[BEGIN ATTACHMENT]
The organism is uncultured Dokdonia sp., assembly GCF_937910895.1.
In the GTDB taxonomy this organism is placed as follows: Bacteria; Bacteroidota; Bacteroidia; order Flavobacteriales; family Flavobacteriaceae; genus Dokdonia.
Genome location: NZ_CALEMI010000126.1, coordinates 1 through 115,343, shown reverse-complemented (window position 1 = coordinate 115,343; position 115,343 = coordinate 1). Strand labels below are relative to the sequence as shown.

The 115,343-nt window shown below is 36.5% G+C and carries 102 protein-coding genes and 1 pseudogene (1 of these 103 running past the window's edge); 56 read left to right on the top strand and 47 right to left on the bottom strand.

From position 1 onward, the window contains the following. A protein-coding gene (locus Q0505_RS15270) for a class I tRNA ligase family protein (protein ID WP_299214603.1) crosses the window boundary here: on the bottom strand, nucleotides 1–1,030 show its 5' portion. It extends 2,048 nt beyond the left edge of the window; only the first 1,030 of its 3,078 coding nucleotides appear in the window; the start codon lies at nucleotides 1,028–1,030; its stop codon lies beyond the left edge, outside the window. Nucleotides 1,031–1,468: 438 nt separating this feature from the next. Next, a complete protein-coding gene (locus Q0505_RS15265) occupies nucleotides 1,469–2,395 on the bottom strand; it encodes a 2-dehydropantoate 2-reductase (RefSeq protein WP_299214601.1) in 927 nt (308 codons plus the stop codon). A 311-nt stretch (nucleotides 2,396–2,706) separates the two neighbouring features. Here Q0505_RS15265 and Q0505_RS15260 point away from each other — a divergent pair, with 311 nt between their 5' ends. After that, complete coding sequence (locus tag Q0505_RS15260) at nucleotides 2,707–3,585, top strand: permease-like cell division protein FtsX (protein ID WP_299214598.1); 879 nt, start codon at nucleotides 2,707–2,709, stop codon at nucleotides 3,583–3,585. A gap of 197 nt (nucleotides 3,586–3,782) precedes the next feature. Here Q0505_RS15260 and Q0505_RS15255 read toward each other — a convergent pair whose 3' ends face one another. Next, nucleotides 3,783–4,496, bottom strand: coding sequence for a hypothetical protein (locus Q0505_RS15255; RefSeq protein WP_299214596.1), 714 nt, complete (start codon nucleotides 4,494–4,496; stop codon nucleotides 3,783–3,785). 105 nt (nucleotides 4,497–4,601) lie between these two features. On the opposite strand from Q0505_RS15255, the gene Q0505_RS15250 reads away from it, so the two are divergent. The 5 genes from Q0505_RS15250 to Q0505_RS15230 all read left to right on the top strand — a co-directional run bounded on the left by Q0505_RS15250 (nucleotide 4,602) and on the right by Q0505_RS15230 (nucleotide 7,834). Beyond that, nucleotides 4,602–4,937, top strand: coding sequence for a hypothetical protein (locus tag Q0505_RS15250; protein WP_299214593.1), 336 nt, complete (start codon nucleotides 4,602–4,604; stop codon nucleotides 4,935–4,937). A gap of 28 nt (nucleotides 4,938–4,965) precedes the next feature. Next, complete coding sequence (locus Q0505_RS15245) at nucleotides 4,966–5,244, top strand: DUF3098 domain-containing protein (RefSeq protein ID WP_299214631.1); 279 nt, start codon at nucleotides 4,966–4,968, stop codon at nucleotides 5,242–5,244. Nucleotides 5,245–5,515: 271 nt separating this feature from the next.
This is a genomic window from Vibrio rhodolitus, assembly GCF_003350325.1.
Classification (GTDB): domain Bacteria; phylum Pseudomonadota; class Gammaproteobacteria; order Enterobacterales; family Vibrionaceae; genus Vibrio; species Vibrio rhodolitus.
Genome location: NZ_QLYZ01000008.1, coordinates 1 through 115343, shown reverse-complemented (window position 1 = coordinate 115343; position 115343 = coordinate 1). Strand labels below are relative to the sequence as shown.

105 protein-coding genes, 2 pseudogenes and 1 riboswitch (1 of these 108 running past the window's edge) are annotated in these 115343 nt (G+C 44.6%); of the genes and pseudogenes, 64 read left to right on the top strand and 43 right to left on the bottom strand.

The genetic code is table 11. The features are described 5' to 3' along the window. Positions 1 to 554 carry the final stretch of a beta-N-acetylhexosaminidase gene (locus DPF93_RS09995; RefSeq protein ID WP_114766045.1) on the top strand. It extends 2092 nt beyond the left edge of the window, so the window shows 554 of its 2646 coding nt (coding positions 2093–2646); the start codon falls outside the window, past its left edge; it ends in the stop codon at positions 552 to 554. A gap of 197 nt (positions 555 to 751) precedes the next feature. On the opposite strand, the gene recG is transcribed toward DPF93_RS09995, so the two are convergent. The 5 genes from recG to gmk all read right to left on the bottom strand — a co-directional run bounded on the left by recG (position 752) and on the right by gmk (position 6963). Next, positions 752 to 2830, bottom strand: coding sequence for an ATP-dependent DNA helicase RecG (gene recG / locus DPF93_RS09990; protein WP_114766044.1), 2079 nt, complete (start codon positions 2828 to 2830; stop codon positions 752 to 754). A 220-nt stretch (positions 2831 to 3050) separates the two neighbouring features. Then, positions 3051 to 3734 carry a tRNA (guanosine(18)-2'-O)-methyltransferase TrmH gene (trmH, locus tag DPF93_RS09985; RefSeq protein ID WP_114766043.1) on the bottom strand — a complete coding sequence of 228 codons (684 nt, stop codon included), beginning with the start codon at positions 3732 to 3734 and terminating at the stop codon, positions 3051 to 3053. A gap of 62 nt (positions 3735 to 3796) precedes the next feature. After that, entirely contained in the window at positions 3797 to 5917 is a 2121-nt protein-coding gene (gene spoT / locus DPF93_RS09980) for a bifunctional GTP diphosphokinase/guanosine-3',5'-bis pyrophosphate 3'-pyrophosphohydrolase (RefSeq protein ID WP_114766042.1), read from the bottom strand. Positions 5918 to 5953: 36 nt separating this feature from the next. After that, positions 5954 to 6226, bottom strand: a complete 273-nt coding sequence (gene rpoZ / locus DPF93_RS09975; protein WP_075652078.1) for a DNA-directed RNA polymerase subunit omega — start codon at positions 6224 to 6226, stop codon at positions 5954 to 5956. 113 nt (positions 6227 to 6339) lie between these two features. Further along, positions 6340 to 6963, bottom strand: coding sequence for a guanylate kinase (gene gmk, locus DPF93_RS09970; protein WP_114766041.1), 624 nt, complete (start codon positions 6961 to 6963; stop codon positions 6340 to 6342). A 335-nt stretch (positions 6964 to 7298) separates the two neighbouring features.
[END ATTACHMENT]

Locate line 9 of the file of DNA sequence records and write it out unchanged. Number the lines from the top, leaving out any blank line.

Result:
105 protein-coding genes, 2 pseudogenes and 1 riboswitch (1 of these 108 running past the window's edge) are annotated in these 115343 nt (G+C 44.6%); of the genes and pseudogenes, 64 read left to right on the top strand and 43 right to left on the bottom strand.